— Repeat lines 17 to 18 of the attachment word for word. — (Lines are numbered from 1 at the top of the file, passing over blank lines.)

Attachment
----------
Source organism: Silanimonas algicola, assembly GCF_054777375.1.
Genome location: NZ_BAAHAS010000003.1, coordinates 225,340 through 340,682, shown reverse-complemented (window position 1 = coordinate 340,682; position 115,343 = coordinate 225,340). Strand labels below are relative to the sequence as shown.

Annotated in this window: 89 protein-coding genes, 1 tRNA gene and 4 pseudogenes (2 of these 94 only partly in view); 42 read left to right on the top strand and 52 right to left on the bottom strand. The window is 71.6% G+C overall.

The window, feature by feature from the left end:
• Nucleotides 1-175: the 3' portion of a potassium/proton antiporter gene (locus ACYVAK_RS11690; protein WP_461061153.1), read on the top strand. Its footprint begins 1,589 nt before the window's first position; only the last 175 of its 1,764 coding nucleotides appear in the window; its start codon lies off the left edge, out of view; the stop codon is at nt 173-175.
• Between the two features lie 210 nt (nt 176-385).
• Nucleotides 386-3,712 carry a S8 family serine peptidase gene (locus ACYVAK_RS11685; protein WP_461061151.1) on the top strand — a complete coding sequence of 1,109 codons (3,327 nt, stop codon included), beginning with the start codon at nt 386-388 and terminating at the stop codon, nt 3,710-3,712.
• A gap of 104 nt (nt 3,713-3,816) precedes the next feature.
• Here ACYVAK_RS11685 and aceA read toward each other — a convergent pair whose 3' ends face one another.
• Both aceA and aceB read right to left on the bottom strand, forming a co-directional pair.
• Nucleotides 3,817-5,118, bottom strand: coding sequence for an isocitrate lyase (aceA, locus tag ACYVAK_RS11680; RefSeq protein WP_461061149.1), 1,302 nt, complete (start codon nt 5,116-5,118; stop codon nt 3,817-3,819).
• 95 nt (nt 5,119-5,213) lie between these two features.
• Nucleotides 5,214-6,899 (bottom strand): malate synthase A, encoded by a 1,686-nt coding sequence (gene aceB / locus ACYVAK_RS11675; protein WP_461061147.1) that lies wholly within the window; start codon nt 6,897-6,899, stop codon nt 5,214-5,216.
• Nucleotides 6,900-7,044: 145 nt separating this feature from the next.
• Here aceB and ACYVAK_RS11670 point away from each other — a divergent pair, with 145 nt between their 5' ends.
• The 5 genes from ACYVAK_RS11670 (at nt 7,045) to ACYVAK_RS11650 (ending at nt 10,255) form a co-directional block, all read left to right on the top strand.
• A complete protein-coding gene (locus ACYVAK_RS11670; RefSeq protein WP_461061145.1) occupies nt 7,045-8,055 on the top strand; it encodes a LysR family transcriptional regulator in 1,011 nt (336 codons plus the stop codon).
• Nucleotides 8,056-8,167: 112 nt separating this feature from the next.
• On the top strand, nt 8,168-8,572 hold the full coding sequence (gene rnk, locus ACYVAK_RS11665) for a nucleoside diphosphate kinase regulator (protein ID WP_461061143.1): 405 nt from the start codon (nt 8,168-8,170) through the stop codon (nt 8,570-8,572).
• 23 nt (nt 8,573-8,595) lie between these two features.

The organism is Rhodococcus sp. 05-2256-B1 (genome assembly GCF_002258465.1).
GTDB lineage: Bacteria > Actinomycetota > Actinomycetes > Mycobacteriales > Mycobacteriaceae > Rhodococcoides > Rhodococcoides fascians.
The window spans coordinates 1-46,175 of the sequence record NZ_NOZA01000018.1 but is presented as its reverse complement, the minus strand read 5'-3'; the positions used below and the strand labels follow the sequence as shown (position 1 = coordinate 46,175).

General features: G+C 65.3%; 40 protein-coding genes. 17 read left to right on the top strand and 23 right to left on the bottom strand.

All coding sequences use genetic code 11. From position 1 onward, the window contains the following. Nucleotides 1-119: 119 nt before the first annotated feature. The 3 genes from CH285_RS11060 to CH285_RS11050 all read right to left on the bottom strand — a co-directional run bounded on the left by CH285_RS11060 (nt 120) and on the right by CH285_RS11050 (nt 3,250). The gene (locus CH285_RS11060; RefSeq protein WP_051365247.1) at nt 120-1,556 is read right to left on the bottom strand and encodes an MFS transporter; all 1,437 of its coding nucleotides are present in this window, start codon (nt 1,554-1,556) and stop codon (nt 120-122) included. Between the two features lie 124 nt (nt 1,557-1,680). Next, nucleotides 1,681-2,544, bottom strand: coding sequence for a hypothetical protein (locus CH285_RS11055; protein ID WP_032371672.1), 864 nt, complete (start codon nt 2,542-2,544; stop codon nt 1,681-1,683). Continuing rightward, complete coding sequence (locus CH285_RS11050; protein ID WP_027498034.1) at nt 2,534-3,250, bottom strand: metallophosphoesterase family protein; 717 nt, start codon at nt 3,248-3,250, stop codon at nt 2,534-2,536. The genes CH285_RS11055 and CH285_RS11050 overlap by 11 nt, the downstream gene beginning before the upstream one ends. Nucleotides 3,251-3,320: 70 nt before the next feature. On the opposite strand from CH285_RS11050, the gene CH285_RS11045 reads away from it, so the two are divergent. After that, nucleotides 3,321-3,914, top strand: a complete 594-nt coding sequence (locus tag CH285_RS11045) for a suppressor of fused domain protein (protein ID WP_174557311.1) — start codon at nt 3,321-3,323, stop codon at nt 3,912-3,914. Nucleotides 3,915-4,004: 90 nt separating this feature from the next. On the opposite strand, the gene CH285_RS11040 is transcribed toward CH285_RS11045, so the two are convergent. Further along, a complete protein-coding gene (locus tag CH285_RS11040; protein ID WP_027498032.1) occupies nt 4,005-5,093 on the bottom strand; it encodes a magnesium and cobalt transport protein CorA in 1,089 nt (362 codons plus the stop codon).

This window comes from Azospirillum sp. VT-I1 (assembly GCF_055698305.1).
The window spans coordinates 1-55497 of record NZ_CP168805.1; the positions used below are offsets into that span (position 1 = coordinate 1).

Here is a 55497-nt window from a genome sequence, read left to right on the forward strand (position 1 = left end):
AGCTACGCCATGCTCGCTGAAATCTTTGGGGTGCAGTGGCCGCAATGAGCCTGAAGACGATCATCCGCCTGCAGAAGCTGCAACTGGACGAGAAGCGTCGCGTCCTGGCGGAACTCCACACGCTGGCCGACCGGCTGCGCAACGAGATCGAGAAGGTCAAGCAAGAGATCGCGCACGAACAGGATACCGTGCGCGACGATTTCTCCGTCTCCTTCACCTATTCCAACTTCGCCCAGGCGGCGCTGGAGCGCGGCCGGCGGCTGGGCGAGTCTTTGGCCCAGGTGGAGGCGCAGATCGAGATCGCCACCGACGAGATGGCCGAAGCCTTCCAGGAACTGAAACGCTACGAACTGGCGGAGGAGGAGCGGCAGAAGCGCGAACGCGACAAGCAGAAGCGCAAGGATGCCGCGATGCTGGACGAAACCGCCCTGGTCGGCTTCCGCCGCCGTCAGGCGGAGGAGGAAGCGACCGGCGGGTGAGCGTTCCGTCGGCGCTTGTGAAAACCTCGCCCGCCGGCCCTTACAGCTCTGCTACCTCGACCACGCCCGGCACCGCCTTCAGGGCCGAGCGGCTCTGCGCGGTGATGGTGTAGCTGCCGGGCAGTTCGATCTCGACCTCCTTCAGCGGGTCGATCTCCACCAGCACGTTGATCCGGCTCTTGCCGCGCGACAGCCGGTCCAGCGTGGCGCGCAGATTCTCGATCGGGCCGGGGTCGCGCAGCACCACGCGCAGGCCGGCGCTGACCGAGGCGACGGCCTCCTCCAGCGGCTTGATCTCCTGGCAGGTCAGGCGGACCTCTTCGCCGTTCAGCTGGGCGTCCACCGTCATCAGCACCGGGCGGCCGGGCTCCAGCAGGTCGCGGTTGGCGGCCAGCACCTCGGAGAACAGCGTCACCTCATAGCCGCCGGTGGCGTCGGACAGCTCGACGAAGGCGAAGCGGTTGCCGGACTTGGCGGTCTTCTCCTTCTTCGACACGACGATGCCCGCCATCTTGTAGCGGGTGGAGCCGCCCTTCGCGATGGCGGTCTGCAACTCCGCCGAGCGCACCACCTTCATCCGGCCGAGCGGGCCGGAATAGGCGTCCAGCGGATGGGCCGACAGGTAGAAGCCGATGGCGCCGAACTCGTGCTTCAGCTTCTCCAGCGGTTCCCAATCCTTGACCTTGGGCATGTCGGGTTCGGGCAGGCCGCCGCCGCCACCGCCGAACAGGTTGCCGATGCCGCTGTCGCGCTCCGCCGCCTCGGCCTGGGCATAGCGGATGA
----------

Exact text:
• A complete protein-coding gene (locus ACYVAK_RS11670; RefSeq protein WP_461061145.1) occupies nt 7,045-8,055 on the top strand; it encodes a LysR family transcriptional regulator in 1,011 nt (336 codons plus the stop codon).
• Nucleotides 8,056-8,167: 112 nt separating this feature from the next.